What You Need to Know About FEMA Assistance – NBC 5 Dallas-Fort Worth
When the power went out in Mayra Tovar’s Fort Worth apartment last Monday, she and her two children went to see a relative. When the electricity came back on Wednesday, Tover said a neighbor called to tell her that water was flowing out from under her front door.
“I said, ‘Are you kidding me?’ And she says, “I wouldn’t lie to you, honey. You have to come right now,” Tovar said.
Tovar and family members rushed to rescue what they could from the apartment. She estimated she’d lost $ 2,000 or $ 3,000 in furniture and personal effects.
Tovar requested assistance from FEMA on Sunday after learning it was available. She is now waiting for an inspector to call back.
“When I was sitting there taking all my things out, I wasn’t like, ‘It’ll be fine, I can just call FEMA. ‘If it hadn’t been for word of mouth, I wouldn’t have. I think it’s good to get the word out, ”said Tovar.
Over the weekend, President Joe Biden approved a disaster declaration for 108 counties in Texas, including much of northern Texas. This means that individuals can apply to FEMA for assistance for underinsured or uninsured damage.
FEMA recommends applying online.
Residents can reach someone seven days a week from 8 a.m. to 10 p.m. by phone at 800-621-3362 (TTY: 800-462-7585)
Low-interest catastrophe loans for businesses, homeowners, and renters are also available through the US Small Business Administration. For more information, please visit us online or call 1-800-659-2955 (TTY: 800-877-8339).
What is covered and what is not
In general, FEMA endeavors to cover the costs of temporary housing and repairs in order to bring the apartments back to a livable and safe condition. FEMA cannot duplicate insurance coverage, which is why FEMA encourages insured Texans to file a claim with their insurance companies as well.
“FEMA cannot duplicate insured benefits. You may be notified that we are currently unable to help. This is part of the process. We have to wait for the insurance company to pay off or for some determination to give you,” according to FEMA Region 6 Spokesman Earl Armstrong said.
FEMA said it doesn’t cover home insurance deductibles, but if the insurance isn’t enough to cover the necessary expenses, FEMA may be able to help.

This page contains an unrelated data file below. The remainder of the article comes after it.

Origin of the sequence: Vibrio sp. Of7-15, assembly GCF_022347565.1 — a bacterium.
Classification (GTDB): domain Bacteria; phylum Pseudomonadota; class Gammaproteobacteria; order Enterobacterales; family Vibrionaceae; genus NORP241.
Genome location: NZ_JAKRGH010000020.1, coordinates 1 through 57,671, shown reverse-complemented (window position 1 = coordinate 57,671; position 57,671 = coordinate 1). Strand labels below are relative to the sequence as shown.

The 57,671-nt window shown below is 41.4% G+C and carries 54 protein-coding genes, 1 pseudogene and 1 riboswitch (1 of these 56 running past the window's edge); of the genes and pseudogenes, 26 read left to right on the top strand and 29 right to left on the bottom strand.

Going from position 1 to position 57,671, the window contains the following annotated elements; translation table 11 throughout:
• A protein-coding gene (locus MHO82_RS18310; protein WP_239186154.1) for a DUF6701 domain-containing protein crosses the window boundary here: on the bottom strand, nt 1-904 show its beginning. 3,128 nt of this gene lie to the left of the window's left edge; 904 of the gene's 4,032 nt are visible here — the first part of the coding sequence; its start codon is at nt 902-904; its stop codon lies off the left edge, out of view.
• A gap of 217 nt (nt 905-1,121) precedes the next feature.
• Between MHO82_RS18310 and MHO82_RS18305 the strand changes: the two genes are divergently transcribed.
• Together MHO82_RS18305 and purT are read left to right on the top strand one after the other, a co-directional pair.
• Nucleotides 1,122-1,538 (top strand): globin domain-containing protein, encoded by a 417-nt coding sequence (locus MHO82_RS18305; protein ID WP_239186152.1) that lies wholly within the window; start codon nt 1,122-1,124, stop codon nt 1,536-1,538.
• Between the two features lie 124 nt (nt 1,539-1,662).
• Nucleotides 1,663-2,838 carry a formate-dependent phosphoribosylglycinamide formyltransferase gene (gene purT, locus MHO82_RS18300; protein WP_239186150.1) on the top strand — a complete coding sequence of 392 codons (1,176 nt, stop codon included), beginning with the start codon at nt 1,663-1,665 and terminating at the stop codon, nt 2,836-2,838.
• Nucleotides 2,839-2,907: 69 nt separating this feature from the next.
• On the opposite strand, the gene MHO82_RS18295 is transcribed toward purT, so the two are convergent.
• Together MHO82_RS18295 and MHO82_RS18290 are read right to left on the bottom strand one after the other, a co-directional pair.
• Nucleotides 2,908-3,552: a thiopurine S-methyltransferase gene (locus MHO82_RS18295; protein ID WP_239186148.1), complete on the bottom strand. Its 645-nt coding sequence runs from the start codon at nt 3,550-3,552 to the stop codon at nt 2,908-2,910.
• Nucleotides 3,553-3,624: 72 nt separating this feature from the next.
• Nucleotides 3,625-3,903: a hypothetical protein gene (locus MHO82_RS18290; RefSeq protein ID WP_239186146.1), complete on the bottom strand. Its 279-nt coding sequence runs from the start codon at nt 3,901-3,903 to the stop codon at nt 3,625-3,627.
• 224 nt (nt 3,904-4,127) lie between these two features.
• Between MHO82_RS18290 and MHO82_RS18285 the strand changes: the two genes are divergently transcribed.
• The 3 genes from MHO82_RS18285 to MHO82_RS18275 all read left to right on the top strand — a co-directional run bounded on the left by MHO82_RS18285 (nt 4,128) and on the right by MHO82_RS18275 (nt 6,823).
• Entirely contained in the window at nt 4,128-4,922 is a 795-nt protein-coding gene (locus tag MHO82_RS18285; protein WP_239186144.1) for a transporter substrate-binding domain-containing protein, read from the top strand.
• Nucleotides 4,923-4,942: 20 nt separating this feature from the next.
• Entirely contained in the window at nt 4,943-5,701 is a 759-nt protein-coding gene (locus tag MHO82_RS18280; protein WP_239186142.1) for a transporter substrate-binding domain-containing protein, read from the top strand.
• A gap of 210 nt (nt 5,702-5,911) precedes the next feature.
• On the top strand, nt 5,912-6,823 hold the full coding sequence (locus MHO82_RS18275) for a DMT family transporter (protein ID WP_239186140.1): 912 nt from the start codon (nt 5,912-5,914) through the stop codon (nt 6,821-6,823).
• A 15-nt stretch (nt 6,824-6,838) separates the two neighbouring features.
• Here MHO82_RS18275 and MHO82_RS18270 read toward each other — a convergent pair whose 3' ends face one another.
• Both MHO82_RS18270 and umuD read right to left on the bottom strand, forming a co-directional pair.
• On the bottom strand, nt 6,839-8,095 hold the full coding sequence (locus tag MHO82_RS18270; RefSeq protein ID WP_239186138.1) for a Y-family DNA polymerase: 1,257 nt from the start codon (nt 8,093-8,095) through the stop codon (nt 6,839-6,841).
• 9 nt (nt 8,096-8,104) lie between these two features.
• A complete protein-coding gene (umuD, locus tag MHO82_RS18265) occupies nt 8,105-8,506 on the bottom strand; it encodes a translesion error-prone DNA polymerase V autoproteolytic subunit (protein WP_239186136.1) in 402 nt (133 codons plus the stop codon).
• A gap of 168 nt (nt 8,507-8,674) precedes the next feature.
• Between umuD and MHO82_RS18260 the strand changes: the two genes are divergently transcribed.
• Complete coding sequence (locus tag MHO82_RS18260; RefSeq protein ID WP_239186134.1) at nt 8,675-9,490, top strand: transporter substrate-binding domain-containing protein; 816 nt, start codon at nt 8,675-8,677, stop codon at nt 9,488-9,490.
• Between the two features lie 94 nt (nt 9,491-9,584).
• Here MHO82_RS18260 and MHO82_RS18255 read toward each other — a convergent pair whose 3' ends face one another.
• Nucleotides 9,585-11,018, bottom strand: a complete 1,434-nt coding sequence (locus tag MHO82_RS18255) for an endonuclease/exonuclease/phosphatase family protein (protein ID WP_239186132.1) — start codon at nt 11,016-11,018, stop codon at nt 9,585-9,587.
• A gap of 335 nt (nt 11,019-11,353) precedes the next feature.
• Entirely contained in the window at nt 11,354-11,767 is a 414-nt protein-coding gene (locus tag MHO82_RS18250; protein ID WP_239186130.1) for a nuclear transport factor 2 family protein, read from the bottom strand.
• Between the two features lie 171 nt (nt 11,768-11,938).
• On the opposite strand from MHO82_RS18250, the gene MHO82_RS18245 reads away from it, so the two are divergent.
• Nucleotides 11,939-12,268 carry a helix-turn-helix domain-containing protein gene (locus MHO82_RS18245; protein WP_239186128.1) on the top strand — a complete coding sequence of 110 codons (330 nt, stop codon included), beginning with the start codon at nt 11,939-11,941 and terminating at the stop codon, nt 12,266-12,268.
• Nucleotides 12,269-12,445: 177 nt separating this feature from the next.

FEMA said it would pay for additional childcare in the event of a disaster.
FEMA does not cover the cost of food that goes bad in the refrigerator. However, SNAP recipients are entitled to compensation for food lost or destroyed in the disaster. SNAP clients can dial 211 and choose option 2.
At the time, FEMA said it was not paying the high electricity bills some people face because of the storm. If this changes, NBC 5 Responds will update it.
If you are unsure whether your losses are covered, register and report your situation to FEMA. FEMA may be able to refer you to another agency that could help you.
Before you apply
FEMA needs contact information, including your current address, if you are in a different location after the disaster.
Make a general list of your losses and damage to your property.
If you are insured, FEMA will ask for your insurance number. If you don’t have it, include your insurance agent’s name or insurance company.
FEMA wants you to first file a claim with your insurance company and then apply for FEMA assistance.
If it is safe to begin cleanup and repairs, do so now to prevent further damage. Easily snap photos to document damage and keep receipts for all purchases.
Armstrong says there’s no specific schedule, but it can take a few days for an inspector to call after you apply. The inspector can request an inspection.
According to FEMA, all inspections due to COVID-19 are currently carried out virtually. If approved, support would take a few more days.
What if my county is not on the major disaster statement?
The declaration covers the following 108 counties: Anderson, Angelina, Aransas, Austin, Bastrop, Biene, Glocke, Bexar, Blanco, Bosque, Bowie, Brazoria, Brazos, Braun, Burleson, Burnet, Caldwell, Calhoun, Cameron, Chambers, Cherokee, Collin, Colorado, Comal, Comanche, Cooke, Coryell, Dallas, Denton, DeWitt, Ellis, Erath, Waterfalls, Fannin, Fort Bend, Freestone, Galveston, Gillespie, Gonzales, Grayson, Gregg, Grimes, Guadalupe, Hardin, Harris, Harrison , Hays, Henderson, Hidalgo, Hill, Hood, Houston, Hunt, Jackson, Jasper, Jefferson, Jim Wells, Johnson, Jones, Kaufman, Kendall, Lavaca, Liberty, Limestone, Lubbock, Madison, Matagorda, Maverick, McLennan, Medina, Milam, Montague, Montgomery, Nacogdoches, Navarro, Nueces, Orange, Palo Pinto, Panola, Parker, Polk, Rockwall, Rusks, Sabine, San Jacinto, San Patricio, Scurry, Shelby, Smith, Stephens, Tarrant, Taylor, Travis, Tom Green, Tyler, Upshur, Val Verde, Van Zandt, Victoria, Walker, Waller, Washington, Wharton, Wichita, Williamson, Wilson, Wise an d Wood.
If you’re in another county, Nim Kidd, director of the Texas Department of Emergency Management, said Texans should fill out the state’s damage assessment report, which is used with the goal of getting more government aid.
Tovar said when she left her apartment last Monday she expected to be back in a few days. Instead, the carpets and walls of your home have been soaked for the past seven years.
“There are times when I’m upset or crying because I’m in a vulnerable situation that I’m not used to because I’m a very independent person,” said Tovar. “I have to go somewhere, my children have to stay somewhere, that really gets me through.”
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